I’d pulled double shifts when the desk couldn’t get cover, having to spend nights in my car on more than one occasion, without sleep or comfort break waiting for some Z-list celebrity to show up. All for the princely sum of £128 (£145 for a Saturday shift woohoo!). Often the shift fee was equivalent to about £10 per hour. Ok, I’d opted to work for The Screws, but that lesson is well learned now.

On a few occasions I’d turned some insane reporter’s nonsense story into a useable scoop just by being diligent and intelligent. Clearly this also made me “not a team player.”

What finally finished my time with The Screws was when I’d tried repeatedly, and failed, to get paid the expenses I was owed. Mostly mileage.

The thing was, at the time I was working for The Screws, I was living in Portsmouth but having to drive to Wapping most of the 4 days a week. Starting at 6:30am, I’d get to the picture desk for 10, be sent on that day’s wild goose chase (pun intended) and probably get home again some 12 hours later. The reason for the insane commute was that when I started working for them, most stories I covered were in the Hampshire, Wiltshire, West Sussex region. Then they went all celebrity-led and all the “stories” were suddenly in London.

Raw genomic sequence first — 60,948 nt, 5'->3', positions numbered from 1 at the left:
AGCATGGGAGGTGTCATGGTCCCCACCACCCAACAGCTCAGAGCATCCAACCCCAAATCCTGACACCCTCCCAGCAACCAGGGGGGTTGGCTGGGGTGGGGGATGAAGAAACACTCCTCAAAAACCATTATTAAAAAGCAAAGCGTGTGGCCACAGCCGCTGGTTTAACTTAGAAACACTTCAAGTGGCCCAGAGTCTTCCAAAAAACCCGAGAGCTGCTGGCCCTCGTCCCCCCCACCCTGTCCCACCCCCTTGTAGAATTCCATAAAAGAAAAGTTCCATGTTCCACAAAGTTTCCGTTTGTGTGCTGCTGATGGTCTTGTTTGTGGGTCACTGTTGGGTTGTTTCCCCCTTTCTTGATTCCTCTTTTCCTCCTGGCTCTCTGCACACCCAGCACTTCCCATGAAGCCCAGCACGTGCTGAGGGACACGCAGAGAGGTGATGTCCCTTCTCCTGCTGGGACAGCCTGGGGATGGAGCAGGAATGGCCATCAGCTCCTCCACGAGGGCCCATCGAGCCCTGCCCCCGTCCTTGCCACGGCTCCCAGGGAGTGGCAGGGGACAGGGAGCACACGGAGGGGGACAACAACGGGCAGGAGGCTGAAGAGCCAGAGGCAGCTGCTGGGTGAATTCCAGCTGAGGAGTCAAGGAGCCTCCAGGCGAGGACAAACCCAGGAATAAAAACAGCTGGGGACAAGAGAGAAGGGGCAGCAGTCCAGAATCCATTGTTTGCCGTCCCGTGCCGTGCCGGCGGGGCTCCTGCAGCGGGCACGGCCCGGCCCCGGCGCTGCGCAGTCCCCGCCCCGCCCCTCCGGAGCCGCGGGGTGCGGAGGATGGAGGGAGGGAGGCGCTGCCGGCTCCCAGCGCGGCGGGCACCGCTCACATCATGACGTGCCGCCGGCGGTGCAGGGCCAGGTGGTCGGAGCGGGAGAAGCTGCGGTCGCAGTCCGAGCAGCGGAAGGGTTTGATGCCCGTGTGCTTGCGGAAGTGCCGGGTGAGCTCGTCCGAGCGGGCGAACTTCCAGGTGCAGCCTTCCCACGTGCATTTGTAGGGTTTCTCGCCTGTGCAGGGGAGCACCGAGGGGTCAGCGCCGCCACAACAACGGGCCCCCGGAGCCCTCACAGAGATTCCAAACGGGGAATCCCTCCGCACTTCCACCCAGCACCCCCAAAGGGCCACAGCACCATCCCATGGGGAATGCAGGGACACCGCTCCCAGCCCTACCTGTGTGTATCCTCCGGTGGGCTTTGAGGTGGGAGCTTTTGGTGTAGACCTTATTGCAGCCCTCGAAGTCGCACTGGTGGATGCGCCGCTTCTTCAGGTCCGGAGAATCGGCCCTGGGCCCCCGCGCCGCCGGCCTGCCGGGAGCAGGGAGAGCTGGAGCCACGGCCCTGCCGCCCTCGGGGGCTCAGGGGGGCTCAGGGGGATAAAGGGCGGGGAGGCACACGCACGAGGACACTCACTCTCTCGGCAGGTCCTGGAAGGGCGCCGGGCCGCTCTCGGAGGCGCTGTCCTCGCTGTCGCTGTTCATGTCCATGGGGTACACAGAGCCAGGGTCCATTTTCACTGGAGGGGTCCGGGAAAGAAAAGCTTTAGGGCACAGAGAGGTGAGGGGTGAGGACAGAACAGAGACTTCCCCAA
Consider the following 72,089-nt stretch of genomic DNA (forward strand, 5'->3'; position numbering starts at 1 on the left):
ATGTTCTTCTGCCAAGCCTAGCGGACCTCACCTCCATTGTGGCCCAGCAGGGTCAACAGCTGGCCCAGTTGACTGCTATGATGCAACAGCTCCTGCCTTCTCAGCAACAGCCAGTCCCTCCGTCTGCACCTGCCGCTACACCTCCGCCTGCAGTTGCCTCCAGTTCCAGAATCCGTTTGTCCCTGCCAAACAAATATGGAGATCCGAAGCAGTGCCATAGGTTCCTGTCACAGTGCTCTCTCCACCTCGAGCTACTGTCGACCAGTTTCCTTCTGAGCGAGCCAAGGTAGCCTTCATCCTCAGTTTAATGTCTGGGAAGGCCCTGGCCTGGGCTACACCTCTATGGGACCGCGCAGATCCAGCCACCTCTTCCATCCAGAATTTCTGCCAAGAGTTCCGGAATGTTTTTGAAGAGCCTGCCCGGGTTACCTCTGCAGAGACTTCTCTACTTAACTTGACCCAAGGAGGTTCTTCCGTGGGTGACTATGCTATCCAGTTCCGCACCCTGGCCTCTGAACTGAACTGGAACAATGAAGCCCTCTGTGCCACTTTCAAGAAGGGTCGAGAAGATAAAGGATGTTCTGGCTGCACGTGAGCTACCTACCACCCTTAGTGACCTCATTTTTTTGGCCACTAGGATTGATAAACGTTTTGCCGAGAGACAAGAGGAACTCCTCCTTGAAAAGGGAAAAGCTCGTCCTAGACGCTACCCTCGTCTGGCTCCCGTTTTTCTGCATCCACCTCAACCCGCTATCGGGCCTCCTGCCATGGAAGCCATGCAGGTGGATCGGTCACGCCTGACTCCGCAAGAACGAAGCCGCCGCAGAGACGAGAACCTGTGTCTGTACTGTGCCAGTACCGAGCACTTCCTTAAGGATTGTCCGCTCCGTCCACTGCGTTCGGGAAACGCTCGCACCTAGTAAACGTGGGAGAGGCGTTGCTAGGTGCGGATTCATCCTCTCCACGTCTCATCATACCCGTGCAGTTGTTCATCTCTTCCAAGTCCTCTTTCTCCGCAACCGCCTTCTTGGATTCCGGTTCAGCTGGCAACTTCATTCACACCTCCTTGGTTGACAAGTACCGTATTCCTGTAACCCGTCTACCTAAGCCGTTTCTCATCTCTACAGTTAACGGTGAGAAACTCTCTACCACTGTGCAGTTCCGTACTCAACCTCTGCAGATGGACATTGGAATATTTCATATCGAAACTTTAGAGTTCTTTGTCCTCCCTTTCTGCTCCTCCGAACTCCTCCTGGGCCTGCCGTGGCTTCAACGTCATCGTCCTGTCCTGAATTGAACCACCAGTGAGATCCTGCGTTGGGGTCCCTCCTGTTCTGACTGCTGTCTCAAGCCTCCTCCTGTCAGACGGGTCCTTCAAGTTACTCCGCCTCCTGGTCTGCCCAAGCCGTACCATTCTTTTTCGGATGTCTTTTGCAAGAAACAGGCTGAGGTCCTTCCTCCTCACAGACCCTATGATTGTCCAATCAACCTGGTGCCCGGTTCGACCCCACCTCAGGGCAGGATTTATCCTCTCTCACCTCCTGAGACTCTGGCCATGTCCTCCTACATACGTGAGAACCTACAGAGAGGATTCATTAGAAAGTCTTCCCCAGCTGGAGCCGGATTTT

Now management knew where I lived, and it wasn’t as if the mileage rate they paid was generous, even when petrol was somewhat cheaper than it is now. But every month I would submit my invoice, including mileage, and every month a cheque would arrive for the invoice amount, less 8%.

Eventually I gave up asking nicely for what I was owed and threatened legal action. The amount outstanding was in the thousands, and I could no longer afford to work for them. The effect of the letter I sent was instant, and my time at The Screws was over. I was scared and relieved.

And who was it that was taking a scalpel to my invoices? None other than Stuart Kuttner. He must have assumed I was on the fiddle to the tune of precisely 8% every single month, but I never did receive an explanation. I did get my money in the end, but never an explanation.

While I worked at the News of the World, I had the honour and privilege of working with some of the best photographers and reporters in the industry. Unfortunately there were also reporters who clearly had substance and honesty issues. There’s no point me naming the bad apples because this was all a decade ago now, and I can’t even recall their names and nor do I care what happened to them, though I do sympathise with any of the talented people who might still be there.

Addendum: Senior reporter James Weatherup was added to the list of arrested journalists today. As yet, those three most recently arrested have not been charged.

Addendum II, This time it’s personal: Former Managing Editor, Stuart Kuttner, has been arrested, questioned and released on bail regarding allegations of making payments to police for information and on charges of phone hacking.